This Bill proposes to end the absurdity whereby assentors to the election papers of Independent Dáil candidates have to attend local authority offices at the same time in order to submit nomination papers. That process was introduced to replace the deposit system, which I note the Minister is reintroducing through the back door. He claims he is reintroducing deposits as an alternative and that he is satisfied it is constitutionally robust to do so. We should remember, however, that the system of assentors came about in response to the Supreme Court decision in the Riordan case that the deposit system was not valid. That decision raises questions about whether the provision for a deposit system, albeit one involving relatively modest amounts in the context of what some candidates now spend, will stand a constitutional challenge. There have been a number of instances, including as recently as this week, in which the Government introduced legislation which was subsequently found to be incapable of standing a challenge in the courts, with the result that Ministers have had to rush into the House in the dead of night after Private Members' Business to correct the mistakes their arrogance led them to make. I am concerned that the provision for deposit systems will be another such instance.

When we last debated the revision of constituencies, I drew the Minister's attention to the likelihood that the provisional census figures, which were not known at the time, would give rise to two problems. First, it was possible that some constituencies would exceed the maximum ratio of population to Deputy. That has turned out to be the case. Second, the variation in the ratio of population to Deputy per constituency threatened to be so wide as to raise doubts about the constitutionality of the composition of constituencies. The provisional census figures have since been published but we are going to hold an election on the basis of the existing constituency configuration. The Minister has stated that the official census figures are the basis for determining the matter. He might tell the House when he expects the official figures to be available or whether his Department has made any inquiries in that regard and what effect the matter is likely to have on the date of the election.

As far as this Bill is concerned, I have no difficulty in agreeing to Second Stage and I look forward to hearing the Minister's response to the issues I have raised.

I propose to share my time with Deputies Catherine Murphy, Gormley and Morgan.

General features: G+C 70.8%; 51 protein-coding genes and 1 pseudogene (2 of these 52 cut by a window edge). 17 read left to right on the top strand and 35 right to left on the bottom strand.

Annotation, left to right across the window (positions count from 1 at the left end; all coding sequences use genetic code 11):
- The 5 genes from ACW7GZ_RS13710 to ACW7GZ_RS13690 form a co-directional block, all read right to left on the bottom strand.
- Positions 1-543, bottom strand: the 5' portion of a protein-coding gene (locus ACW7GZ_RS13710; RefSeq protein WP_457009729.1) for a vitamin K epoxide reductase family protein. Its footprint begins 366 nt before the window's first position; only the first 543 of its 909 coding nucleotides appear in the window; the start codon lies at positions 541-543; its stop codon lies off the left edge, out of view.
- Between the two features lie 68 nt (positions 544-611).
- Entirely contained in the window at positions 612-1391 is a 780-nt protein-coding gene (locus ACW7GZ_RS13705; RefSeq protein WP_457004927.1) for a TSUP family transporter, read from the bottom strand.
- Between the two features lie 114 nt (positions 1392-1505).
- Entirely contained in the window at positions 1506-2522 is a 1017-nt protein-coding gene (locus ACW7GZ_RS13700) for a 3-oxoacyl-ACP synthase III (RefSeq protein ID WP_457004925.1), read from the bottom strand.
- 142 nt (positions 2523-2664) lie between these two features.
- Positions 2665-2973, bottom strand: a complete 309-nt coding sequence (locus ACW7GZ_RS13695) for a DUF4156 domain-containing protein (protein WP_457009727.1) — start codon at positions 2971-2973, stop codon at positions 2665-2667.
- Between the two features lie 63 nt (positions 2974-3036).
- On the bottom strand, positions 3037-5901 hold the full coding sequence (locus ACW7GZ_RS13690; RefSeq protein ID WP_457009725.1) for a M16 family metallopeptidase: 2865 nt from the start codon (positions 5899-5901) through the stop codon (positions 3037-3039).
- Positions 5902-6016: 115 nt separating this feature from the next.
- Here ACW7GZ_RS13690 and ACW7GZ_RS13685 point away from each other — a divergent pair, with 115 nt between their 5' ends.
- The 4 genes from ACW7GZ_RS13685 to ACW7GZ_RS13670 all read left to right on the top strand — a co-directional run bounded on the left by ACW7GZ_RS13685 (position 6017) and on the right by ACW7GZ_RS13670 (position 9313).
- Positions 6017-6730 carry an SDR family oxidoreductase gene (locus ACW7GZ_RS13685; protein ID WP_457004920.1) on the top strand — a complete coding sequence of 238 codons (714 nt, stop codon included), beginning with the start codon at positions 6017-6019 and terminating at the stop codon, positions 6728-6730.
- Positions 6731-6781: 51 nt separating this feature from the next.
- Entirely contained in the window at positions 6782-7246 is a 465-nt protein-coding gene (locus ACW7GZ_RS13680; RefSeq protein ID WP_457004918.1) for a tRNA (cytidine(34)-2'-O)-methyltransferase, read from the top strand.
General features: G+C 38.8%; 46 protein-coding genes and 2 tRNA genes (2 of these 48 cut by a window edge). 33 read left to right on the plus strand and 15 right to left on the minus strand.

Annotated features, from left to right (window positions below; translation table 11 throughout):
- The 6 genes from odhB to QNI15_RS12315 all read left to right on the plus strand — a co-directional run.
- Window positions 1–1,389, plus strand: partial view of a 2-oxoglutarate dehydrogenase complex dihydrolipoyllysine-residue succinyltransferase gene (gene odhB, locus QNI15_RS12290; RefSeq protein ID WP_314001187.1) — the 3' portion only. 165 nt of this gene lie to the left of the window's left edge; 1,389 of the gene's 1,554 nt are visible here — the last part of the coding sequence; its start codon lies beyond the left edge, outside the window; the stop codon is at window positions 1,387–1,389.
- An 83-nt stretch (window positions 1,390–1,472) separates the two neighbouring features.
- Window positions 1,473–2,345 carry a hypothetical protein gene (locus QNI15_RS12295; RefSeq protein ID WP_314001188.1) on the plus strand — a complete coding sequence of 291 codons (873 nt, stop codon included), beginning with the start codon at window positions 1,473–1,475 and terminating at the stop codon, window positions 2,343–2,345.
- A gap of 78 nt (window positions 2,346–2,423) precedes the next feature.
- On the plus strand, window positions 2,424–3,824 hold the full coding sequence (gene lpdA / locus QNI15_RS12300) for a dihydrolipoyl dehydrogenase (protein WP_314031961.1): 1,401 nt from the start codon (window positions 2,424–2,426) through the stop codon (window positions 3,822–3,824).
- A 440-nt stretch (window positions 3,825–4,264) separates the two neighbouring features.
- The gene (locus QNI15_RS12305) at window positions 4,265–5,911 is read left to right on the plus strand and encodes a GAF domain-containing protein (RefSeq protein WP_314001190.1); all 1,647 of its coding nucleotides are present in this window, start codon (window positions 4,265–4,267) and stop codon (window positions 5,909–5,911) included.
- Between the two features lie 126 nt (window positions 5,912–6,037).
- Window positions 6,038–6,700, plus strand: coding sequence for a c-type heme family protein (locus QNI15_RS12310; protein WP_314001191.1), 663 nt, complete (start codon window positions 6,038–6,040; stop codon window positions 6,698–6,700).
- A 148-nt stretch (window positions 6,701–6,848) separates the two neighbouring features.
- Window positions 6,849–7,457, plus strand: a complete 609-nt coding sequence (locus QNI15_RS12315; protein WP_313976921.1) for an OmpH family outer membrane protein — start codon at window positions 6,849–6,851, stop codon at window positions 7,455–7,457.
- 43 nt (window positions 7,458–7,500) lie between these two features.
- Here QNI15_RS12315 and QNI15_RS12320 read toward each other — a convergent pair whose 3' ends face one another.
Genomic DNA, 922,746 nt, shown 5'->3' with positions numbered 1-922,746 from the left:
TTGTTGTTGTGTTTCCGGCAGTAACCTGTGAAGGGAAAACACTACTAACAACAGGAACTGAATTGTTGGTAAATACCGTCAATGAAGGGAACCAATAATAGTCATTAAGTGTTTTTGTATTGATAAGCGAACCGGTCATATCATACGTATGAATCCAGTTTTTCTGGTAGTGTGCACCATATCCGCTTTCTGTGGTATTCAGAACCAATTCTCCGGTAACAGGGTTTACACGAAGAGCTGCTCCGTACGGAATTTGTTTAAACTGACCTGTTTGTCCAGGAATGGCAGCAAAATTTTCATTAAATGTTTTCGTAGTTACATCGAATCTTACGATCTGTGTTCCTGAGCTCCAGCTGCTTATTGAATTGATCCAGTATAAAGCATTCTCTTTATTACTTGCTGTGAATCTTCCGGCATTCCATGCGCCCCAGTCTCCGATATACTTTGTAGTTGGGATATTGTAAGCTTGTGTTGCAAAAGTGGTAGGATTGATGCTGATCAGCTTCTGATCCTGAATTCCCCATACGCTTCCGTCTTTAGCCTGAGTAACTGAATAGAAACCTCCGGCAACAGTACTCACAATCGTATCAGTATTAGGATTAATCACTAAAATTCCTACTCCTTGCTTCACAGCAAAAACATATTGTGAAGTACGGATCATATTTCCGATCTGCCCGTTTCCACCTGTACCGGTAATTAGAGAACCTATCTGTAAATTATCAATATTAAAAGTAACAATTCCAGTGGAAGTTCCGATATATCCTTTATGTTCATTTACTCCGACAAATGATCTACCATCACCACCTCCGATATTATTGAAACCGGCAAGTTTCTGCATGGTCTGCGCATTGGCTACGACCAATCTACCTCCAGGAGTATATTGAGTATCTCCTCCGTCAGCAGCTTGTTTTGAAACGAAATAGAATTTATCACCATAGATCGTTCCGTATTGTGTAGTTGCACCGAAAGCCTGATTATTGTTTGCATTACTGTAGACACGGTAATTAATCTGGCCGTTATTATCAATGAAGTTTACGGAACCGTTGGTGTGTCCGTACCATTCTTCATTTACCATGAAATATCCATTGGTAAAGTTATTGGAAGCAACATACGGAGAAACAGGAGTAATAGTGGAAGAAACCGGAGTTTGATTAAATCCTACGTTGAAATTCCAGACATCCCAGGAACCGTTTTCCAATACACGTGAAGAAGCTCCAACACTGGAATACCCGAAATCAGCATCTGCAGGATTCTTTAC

I welcome the opportunity to speak about the Electoral (Amendment) Bill 2007. This is an important debate because it gives us the opportunity to consider not only the legislation but also the position of independent politicians in the Ireland of 2007. It also presents an opportunity for us to examine the role of Independent Deputies, Senators, councillors and candidates for the next election and to acknowledge the value of Independent Members who have made a positive contribution to this Dáil. The Minister should recognise that Independent candidates are polling between 8% and 18% of the vote in various constituencies. Independents have a major stake in society and that mandate should be respected by the House and the national media. Sadly, many commentators are hostile to us but it is important to recognise that we are different.

I raised the issue of permitting the use of the title "Independent" on the ballot paper recently in the House and the Minister blew my argument out of the water. I challenge the Minister, the Government and all those who seek to exclude this title from the ballot paper. We should be allowed to put the word "Independent" beside our names. Currently, our choice is to use the title "non-party" or leave the space blank. In an inclusive, progressive society in which the Minister and his colleagues claim to be democrats, why will they not permit us to put the title "Independent" beside our names on the ballot paper? It is a national scandal that many candidates will not be given the opportunity to state their representation. Independent Members have demonstrated over the past five years that they are on the side of the elderly, the poor, people with disabilities and working people in general and the media should recognise that reality. We all support the concept of a free press but I wonder how free its practitioners are when they constantly ignore Independent Deputies and councillors throughout the State.